Christie’s “Fairness Formula” is Anything But
I’ve long admired New Jersey governor Chris Christie’s skills as a communicator—he has a knack for explaining complicated issues in ways anyone can understand.
In education, he’s often used his talent to expose the fundamental absurdity of factory-era education policies—like quality-blind layoff rules, automatic teacher tenure, and evaluation systems that treat teachers like widgets. He’s also been a fierce advocate for students in some of the state’s neediest communities, by supporting turnaround efforts in Newark and Camden that have produced progress even in the face of controversy.
That’s why it was so disappointing to watch him turn his back on common sense this week. He unveiled a new school funding proposal—dubbed the “Fairness Formula”—that would give all schools the same amount of funding per student, regardless of the challenges their students face.
In fact, this approach is anything but fair—it is akin to reducing the budget for snow removal in New York to the level of that in Los Angeles in the name of “equality.” Consider Newark Public Schools, the state’s largest district. More than three-quarters of its students qualify for free and reduced price lunch, compared to less than a quarter of the kids in Montclair, a suburban district where the average household income is well into six figures. Newark serves far more students who are English learners, have learning disabilities, and are dealing with housing instability and the traumatic effects of poverty.
Those children are morally (and legally) entitled to more services that will give them an opportunity to succeed. This is why school systems across the country have been moving away from funding formulas that pretend schools serving the highest-need students can function as well as others with the same amount of money. It’s why Title I of the Elementary and Secondary Education Act exists.
But the effect of Christie’s proposal would be to take tens of millions of dollars a year away from districts like Newark—the ones serving students with the most challenges—and send it to districts like Montclair. The scale of the potential upward redistribution is staggering: Newark could see more than $14 million of annual per-pupil funding disappear, more than two-thirds of what they currently receive. Camden City Schools could lose more than $23 million a year, or almost 80 percent of their current per-pupil funding.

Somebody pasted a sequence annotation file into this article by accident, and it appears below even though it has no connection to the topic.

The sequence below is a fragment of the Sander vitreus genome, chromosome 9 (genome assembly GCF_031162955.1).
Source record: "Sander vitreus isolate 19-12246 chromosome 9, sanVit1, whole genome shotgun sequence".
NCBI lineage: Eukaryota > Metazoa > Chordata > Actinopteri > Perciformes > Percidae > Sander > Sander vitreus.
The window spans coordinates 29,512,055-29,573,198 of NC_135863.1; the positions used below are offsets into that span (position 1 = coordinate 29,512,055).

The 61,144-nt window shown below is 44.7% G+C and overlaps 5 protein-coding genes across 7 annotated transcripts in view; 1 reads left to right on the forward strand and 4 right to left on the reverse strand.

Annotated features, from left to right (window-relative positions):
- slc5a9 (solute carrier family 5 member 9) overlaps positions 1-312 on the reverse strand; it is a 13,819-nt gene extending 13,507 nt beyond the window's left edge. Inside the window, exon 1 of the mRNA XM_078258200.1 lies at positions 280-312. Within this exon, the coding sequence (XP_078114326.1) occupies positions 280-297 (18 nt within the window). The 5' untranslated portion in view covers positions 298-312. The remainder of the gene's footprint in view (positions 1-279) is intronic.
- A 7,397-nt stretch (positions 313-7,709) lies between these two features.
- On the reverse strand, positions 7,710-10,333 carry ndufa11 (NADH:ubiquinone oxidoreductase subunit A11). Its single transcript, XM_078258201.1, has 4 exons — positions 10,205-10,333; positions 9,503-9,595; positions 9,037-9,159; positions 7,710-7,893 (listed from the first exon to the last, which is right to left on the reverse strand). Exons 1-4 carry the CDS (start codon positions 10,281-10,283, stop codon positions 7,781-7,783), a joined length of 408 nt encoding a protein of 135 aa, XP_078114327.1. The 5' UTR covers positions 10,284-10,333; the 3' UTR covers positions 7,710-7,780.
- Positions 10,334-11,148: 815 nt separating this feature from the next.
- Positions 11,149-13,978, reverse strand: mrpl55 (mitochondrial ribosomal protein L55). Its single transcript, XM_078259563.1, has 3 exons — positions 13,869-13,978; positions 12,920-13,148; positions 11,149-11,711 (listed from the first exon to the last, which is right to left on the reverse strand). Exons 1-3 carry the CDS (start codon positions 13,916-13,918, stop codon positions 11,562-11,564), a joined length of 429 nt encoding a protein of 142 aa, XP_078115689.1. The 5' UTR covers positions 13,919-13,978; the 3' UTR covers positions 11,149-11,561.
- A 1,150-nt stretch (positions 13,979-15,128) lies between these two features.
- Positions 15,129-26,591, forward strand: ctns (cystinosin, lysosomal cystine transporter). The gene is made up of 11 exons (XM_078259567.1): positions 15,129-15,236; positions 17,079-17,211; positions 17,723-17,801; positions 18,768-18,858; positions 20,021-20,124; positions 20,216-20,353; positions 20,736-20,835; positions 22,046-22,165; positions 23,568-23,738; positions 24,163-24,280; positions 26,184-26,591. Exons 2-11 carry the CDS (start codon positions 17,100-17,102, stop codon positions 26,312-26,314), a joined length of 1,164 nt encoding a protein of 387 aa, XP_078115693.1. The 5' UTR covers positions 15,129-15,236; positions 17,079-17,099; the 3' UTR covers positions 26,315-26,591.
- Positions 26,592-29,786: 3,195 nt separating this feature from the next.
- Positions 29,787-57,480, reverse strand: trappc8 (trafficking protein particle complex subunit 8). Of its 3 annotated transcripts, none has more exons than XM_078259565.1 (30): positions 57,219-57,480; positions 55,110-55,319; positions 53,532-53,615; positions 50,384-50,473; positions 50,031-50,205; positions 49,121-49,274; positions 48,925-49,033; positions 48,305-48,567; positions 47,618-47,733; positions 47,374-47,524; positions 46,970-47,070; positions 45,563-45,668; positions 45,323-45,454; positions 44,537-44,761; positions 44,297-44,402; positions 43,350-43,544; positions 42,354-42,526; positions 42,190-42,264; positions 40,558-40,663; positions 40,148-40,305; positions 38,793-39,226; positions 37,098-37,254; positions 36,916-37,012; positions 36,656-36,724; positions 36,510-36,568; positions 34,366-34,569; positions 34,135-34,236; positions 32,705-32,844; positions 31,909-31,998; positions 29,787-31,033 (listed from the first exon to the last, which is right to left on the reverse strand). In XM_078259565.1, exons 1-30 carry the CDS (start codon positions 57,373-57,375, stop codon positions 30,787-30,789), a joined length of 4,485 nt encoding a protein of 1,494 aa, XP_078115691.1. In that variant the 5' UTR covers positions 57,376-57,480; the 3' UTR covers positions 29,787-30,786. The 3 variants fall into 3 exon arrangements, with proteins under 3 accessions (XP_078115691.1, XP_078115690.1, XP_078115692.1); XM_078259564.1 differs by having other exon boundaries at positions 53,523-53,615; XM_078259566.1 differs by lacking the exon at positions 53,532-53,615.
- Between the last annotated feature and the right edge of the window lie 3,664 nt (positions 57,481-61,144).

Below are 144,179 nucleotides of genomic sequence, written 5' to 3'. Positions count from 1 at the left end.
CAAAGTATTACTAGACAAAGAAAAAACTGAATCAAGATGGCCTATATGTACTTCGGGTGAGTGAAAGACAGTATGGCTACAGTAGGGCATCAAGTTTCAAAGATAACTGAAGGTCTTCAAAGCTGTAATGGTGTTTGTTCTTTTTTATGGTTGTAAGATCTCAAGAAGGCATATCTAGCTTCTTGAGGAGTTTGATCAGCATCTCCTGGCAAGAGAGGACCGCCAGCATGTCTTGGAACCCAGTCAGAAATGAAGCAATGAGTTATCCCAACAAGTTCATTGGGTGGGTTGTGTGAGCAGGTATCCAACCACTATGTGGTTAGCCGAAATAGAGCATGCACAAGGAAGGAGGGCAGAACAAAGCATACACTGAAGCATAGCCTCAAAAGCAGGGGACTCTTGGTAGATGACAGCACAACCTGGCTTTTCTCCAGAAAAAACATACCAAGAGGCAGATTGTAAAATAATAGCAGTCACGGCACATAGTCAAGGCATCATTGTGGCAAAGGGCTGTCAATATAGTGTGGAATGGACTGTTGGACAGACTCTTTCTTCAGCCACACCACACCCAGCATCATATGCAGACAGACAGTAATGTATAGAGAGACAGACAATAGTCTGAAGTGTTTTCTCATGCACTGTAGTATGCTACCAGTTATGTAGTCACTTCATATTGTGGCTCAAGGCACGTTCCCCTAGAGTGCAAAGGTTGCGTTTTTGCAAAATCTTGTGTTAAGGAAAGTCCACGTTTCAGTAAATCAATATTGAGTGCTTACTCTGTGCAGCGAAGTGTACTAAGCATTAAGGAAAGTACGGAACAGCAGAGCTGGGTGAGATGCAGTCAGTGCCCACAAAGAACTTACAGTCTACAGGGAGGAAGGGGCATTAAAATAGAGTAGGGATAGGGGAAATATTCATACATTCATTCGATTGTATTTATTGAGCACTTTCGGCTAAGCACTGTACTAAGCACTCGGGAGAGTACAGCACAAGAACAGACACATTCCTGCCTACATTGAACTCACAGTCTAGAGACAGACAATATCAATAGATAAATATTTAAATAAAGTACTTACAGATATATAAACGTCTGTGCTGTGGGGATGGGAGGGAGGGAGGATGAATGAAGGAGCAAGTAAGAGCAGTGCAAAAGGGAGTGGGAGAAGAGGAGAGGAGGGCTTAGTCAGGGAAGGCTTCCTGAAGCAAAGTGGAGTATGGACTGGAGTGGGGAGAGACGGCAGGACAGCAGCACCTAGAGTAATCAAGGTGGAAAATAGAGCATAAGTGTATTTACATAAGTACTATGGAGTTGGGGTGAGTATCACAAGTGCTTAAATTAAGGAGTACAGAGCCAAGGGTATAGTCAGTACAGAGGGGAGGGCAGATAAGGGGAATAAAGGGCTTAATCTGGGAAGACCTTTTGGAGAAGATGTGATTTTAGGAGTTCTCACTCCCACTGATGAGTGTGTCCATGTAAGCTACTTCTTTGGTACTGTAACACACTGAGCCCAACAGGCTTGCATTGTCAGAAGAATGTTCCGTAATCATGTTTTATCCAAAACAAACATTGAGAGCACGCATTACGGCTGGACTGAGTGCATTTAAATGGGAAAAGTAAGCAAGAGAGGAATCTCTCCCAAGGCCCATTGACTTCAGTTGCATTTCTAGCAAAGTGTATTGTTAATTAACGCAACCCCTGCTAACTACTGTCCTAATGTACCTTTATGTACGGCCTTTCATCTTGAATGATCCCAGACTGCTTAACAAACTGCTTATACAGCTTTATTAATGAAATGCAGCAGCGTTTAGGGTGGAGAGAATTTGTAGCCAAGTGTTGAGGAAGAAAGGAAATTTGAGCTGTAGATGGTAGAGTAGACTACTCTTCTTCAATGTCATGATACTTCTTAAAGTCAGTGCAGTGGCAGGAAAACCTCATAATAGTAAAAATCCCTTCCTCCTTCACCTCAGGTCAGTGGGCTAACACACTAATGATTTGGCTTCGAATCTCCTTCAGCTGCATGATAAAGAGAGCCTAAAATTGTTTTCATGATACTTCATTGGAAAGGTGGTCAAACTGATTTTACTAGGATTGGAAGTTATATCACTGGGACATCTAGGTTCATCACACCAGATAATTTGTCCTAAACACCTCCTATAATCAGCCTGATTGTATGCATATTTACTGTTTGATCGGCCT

Given that these school systems have recently closed schools, laid off teachers, and cut their central operating budgets to the bone in recent years, it’s almost impossible to imagine the real-world consequences that cuts of this magnitude would have (full disclosure, TNTP has worked with the districts in Newark and Camden in recent years). They would certainly snuff out any momentum for change in struggling school districts—momentum Christie spent his own political capital to create.
The one education-related argument Christie offers in support of his plan is that gutting the budgets of failing school systems will magically force them to fix their problems. Here he’s as misguided as those who argue that more money alone can turn around struggling schools. I’ve spent most of my career arguing in one way or another that what school systems do with their money matters as much as the amount of money they have. All the money in the world, for example, won’t make schools great if they don’t use it to hire and retain great teachers.
But money still matters—a lot. School systems can’t attract teachers, social workers or guidance counselors, maintain buildings, serve breakfast and lunch, run school buses, offer specialized and advanced courses, or organize extracurricular activities (to name just a few things) with IOUs. The only “magic” you’ll see if Christie’s plan goes into effect is a lot of opportunities for students disappearing in districts where they already have far too few. While districts can often operate more efficiently and should always feel pressure to use public funds responsibly, taking a meat axe to school budgets is not the way to create productive pressure, it’s a way to trigger a crisis in underserved communities.
I don’t pretend to know much about politics in NJ but assume that the proposal will not even sniff the real world—not in a state with a solidly Democratic legislature, and in the face of what I’d anticipate to be vehement opposition from the civil rights community, unions, and parent groups. Even if it doesn’t get enacted, the proposal itself has a damaging effect on policy debates as it promotes the absurd idea that schools serving predominantly poor and minority students currently have too many resources, or that wealthy suburban school districts are on the wrong side of inequities in public education today.
The worst part is that Governor Christie has demonstrated that, at least in education, he knows better.
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